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    In our current life, electronic copies of books are becoming more and more prevalent, making the physical object -the book - redundant. Some would say it's going the way of the dinosaur- going extinct, becoming a mere curio...

    What do you think the value of a book is?
    What is it that sets it apart from a digital replica on a screen?
    With the creation of books -and now digital texts- for the masses, have they lost something they had when they were rarer?

    Do people still even make hand-made books?
    • CommentTimeApr 7th 2012
    Eh, that's like asking did the illuminated manuscript lose value when the printing press was created. Yes, in that no one was buying them. They're still precious art objects and people pay high dollar for them and they're appreciated by those who own them. But ultimately it was limiting as a medium and distribution method. We didn't hit the Enlightenment until after Gutenberg's press and I always wonder why no one makes those connections when weeping for dead tree books.

    I'm a person who appreciates the handmade - I still hand make books for myself and that I hope folks will buy, I still personally buy handmade art books as well as oversized reproductions of art books - but I'm also trying to further develop digital publishing as a medium to produce work inexpensively and with a lot more ease of distribution (I have no idea who is going to pay me what a hand-bound and hand silkscreened book in a low edition is technically worth). I'm also appreciative that my pulpy scifi/fantasy novels are taking up mere bytes in my digital device instead of previous shelf space that could be dedicated towards books that are technically WORTH owning due to quality of prints/paper/novelty 3D glasses or UV torches included.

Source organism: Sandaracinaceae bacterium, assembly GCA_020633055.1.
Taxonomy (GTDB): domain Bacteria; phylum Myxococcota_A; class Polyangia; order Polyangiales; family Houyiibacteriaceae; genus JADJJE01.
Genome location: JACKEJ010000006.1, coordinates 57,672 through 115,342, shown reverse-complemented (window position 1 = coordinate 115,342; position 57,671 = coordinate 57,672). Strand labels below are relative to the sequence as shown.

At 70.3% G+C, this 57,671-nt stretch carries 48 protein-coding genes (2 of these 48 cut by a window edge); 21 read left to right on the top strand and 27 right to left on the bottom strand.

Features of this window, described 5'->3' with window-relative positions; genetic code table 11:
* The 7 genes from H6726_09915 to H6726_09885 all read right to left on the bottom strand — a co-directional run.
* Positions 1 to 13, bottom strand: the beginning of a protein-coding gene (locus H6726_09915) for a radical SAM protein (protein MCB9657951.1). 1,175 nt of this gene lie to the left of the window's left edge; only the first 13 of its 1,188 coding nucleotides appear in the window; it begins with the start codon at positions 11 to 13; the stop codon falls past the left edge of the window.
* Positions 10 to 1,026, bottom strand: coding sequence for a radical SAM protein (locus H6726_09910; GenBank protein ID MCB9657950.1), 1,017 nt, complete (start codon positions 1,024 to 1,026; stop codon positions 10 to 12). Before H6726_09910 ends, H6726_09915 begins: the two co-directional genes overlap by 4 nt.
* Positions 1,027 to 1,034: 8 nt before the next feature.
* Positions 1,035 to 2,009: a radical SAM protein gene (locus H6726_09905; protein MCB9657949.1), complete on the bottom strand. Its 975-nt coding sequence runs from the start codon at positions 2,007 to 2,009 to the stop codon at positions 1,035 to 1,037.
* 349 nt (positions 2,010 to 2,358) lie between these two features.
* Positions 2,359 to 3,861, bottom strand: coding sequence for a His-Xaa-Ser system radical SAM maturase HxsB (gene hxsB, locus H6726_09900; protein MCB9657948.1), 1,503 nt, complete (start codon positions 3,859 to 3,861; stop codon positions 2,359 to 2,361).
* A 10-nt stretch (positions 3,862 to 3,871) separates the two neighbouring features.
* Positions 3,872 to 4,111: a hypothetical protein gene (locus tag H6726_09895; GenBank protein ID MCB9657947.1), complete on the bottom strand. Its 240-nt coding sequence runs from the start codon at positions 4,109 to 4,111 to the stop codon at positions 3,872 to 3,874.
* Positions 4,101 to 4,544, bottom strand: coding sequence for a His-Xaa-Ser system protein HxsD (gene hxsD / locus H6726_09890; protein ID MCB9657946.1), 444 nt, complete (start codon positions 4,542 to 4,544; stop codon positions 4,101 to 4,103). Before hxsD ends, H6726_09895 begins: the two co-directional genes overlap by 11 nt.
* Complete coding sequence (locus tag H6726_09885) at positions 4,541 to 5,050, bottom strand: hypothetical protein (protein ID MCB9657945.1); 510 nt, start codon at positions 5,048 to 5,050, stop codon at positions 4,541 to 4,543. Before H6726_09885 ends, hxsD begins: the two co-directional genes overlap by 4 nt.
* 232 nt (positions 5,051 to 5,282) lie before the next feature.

I suppose really the way I feel is that there is a place for some books and others are going to be assimilated into the iCloud and this is OK by me so long as someone gets these folks a fucking proofreader FFS.
    • CommentTimeApr 23rd 2012 edited
    Yeah I agree with @glukkake, there'll still be a market for certain books, for instance I'm thinking of the 'coffee-table' style art books won;t ever go digital only, but I reckon the mainstream fiction (particularly paper-back) market will be increasingly eaten away by digital texts.

    I am not particularly fond of reading-on-screen but I'm going to have to face up to the fact that the market is moving away from people like and that the added portability of the ebook will probably win me over soon enough.

    I am also interested in how ebooks and readers will/can eventually change our reading habits, as William Gibson says he when he writes "I've got Word open on top of Firefox", will we start to read with a browser in the background more often, so we can quickly google and find the background to a certain fact, or further examples of something an author is describing.
    How does (or will) this change of reading habit alter the way writers write?

    As to the value of a book, I'm a big believer in their value being intrinsic, as well as them being a commodity. The market will always dictate the price, but their value is set by the person reading it - I highly prize some of my el-cheapo books that i've bought second-hand (for a few pence in some cases). In the case of novely 3D glasses or UV torches mentione above, I am more than glad that I shelled out for an imported US hardcover copy of The Black Dossier instead of the cheaper trade paperback, and my Absolute Planetary's are without doubt two of the things I wouild grab in a fire.